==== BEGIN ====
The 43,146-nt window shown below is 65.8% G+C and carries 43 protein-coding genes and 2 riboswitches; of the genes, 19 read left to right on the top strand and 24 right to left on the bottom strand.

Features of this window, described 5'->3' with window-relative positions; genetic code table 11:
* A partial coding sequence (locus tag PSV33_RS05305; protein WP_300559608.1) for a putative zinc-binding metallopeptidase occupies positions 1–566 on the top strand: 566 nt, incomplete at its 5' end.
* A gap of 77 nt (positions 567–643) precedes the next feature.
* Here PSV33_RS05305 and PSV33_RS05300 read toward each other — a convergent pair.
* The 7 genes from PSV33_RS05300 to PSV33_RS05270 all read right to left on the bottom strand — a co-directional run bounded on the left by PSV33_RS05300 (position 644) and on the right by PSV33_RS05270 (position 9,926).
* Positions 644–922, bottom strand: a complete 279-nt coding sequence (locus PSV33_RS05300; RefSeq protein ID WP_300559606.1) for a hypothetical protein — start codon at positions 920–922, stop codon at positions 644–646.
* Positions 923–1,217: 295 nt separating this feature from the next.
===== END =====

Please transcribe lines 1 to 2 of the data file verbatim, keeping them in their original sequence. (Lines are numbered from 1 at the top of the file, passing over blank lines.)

The 43,146-nt window shown below is 65.8% G+C and carries 43 protein-coding genes and 2 riboswitches; of the genes, 19 read left to right on the top strand and 24 right to left on the bottom strand.

Features of this window, described 5'->3' with window-relative positions; genetic code table 11: